From plus-sized garments such as branded jumpsuits and dresses to eccentric bright prints – including a two-toned salmon and red sweater and a colourful dress of dizzying patterns – volunteer-run thrift shop The Barn surprises its shoppers with its refreshing variety of apparel. The shop also offers an extensive winter wear selection of fleece jackets and plaid coats, all for less than $30. Its men’s options also have a decent range of flannels, sweaters, work shirts, polo tops and dri-fit tops. The tops here do not exceed $5 and its dresses are no more than $10. On top of that, The Barn also houses a variety of affordably priced books, bags and furniture. If you're lucky, you may even walk into a sale, where prices are slashed further to between $3 and $8.

As one of the biggest thrift shops operating under The Salvation Army’s social enterprise arm, Praisehaven Mega Family Store is the most accessible of all the stores on this list, located right beside the newly opened Rochor MRT station. It is home to an array of styles, from chic leather jackets to stylish designer gowns, but you can also find cheaper goods, such as an Esprit maxi wraparound skirt going for just $10 and a series of tops for $5. The spacious shop floor also plays host to an assortment of books, paintings, music instruments and furniture, making it ideal for a weekend outing for families or friends with different interests. With the proceeds channelled towards the organisation’s humanitarian efforts, you will feel less guilty about shopping here.













We may not have the glow of an Olympic champion like Joseph Schooling, but it's hard not to feel triumphant anyway when you're decked out in gold. Wear it heavy or light, subtle or loud – gold is surprisingly versatile. We're convinced it is the new neutral.

Photography: Gary Khoo Text and Styling: Desiree Ng Assisted by: Roy Tan Models: Lim Ziyu, Amos Tay Make-up: Teh Xia Yin Special thanks to Nanyang Executive Centre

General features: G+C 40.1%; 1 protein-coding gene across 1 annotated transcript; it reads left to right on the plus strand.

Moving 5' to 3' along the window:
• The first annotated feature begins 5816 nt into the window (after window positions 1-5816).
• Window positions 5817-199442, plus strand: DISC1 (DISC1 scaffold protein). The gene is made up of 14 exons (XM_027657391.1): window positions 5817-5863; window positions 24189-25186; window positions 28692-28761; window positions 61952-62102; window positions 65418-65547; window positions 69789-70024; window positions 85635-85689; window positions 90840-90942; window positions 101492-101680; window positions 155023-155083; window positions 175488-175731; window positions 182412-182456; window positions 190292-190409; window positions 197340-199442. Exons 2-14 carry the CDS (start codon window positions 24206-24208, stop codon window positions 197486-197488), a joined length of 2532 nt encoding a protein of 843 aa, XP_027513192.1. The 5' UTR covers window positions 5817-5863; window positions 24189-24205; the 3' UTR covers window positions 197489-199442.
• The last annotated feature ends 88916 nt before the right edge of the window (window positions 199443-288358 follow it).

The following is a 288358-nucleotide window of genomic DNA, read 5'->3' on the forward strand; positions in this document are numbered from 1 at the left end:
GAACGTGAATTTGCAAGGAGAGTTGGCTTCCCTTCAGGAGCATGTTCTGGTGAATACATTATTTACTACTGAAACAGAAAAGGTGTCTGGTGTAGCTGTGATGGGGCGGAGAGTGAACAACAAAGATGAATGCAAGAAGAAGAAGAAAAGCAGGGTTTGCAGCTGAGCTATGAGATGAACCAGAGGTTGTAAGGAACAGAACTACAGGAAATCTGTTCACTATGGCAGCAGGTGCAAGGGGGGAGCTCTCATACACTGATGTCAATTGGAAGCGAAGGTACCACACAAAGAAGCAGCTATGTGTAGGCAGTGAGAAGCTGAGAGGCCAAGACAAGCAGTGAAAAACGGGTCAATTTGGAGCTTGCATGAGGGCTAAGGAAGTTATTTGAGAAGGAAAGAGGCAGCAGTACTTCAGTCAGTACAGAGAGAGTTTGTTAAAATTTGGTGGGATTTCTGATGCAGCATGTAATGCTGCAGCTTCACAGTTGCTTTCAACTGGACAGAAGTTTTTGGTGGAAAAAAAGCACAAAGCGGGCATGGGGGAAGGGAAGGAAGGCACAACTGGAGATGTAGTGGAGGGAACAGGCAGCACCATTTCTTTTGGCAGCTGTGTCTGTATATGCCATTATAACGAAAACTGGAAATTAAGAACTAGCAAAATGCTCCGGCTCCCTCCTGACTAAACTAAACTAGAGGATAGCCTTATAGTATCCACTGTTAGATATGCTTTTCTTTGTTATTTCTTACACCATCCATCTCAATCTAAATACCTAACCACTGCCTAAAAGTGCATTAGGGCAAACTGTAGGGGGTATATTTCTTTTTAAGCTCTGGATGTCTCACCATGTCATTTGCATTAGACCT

12-13 DAPPER

Whether you’re for worn-out kicks or shiny loafers, here are three ways to get your shimmy on for your everyday look.


Gold, Bold or Go Home

Gold paired with graphic elements serves up extra oomph to your everyday wear. The trick is to make sure the rest of the outfit does not compete with both of the loud elements – keep it in light hues or dark-coloured combinations, and opt for minimal accessories for maximum impact.

On Ziyu: Reversible bomber, from Stradivarius, $129.90 Top, from Dressabelle, $23.00 Skirt, from Pull and Bear, $45.90 Shoes, from Stradivarius, $39.90 Necklace, from PSLove, $18.90 On Amos: Jacket, from Bershka, $69.90 Top, from Pull and Bear, $29.90 Pants, from Pull and Bear, $39.90 Bag, from Stradivarius, $49.90






On Ziyu: Cap, from Stradivarius, $22.90 Top, from Bershka, $29.90 Jacket, from Pull and Bear, $89.90 Shorts, Model’s own Shoes, from Bershka, $69.90

Diamonds in the Dirt (right)

On Amos: Reversible bomber, from Stradivarius, $129.90 Top, Model’s own Pants, from Zara, $89.90 Shoes, Model’s own

Gold is timeless – but with a twist, it’s also for the ones with a too-cool-to-care attitude. For instant polish, just add a light touch of gold by throwing on a cap or a bomber jacket to pair with deconstructed denim.


Metallic Luxe (left)

A little metallic does a lot to add interest to your monochrome wear. Pair heavy metallic pieces with lightweight complements. If you’re feeling a little more adventurous, go for neatly-tucked knit with slits that help to break up the weight of all that gold. On Ziyu: Top, from Dressabelle, $32.00 Skirt, from Bershka, $49.90 Shoes, from Zara, $69.90 Choker, from PSLove, $18.90 On Amos: Top, $39.90 Pants, $69.90 Shoes, $69.90 All from Zara